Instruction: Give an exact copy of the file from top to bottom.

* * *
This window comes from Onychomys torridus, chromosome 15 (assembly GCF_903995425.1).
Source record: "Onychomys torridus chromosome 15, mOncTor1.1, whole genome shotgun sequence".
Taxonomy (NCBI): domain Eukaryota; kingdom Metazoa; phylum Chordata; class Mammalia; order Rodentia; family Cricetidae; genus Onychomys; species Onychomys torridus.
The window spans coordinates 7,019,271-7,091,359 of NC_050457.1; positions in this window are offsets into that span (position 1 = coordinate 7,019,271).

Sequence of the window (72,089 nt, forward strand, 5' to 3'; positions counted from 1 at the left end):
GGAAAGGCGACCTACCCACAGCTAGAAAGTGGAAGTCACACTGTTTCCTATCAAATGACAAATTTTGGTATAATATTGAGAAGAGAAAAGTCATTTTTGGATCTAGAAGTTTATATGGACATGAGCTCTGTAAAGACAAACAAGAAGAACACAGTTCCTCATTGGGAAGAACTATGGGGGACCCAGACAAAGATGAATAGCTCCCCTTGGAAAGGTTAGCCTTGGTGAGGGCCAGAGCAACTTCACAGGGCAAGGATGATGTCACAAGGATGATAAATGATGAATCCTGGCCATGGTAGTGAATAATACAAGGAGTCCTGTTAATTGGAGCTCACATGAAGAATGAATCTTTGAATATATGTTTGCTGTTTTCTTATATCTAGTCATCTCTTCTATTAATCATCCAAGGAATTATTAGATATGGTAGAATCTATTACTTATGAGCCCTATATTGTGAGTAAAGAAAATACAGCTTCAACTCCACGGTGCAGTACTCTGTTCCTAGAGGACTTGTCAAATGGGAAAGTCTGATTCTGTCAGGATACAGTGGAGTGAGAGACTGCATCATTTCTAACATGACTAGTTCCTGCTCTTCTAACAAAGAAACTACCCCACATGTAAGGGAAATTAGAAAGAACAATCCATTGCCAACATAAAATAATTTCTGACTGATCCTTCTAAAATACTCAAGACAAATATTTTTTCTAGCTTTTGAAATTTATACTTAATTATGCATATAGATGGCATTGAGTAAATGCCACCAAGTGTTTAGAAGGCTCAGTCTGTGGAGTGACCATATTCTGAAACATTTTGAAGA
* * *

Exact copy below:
This window comes from Onychomys torridus, chromosome 15 (assembly GCF_903995425.1).
Source record: "Onychomys torridus chromosome 15, mOncTor1.1, whole genome shotgun sequence".
Taxonomy (NCBI): domain Eukaryota; kingdom Metazoa; phylum Chordata; class Mammalia; order Rodentia; family Cricetidae; genus Onychomys; species Onychomys torridus.
The window spans coordinates 7,019,271-7,091,359 of NC_050457.1; positions in this window are offsets into that span (position 1 = coordinate 7,019,271).

Sequence of the window (72,089 nt, forward strand, 5' to 3'; positions counted from 1 at the left end):
GGAAAGGCGACCTACCCACAGCTAGAAAGTGGAAGTCACACTGTTTCCTATCAAATGACAAATTTTGGTATAATATTGAGAAGAGAAAAGTCATTTTTGGATCTAGAAGTTTATATGGACATGAGCTCTGTAAAGACAAACAAGAAGAACACAGTTCCTCATTGGGAAGAACTATGGGGGACCCAGACAAAGATGAATAGCTCCCCTTGGAAAGGTTAGCCTTGGTGAGGGCCAGAGCAACTTCACAGGGCAAGGATGATGTCACAAGGATGATAAATGATGAATCCTGGCCATGGTAGTGAATAATACAAGGAGTCCTGTTAATTGGAGCTCACATGAAGAATGAATCTTTGAATATATGTTTGCTGTTTTCTTATATCTAGTCATCTCTTCTATTAATCATCCAAGGAATTATTAGATATGGTAGAATCTATTACTTATGAGCCCTATATTGTGAGTAAAGAAAATACAGCTTCAACTCCACGGTGCAGTACTCTGTTCCTAGAGGACTTGTCAAATGGGAAAGTCTGATTCTGTCAGGATACAGTGGAGTGAGAGACTGCATCATTTCTAACATGACTAGTTCCTGCTCTTCTAACAAAGAAACTACCCCACATGTAAGGGAAATTAGAAAGAACAATCCATTGCCAACATAAAATAATTTCTGACTGATCCTTCTAAAATACTCAAGACAAATATTTTTTCTAGCTTTTGAAATTTATACTTAATTATGCATATAGATGGCATTGAGTAAATGCCACCAAGTGTTTAGAAGGCTCAGTCTGTGGAGTGACCATATTCTGAAACATTTTGAAGA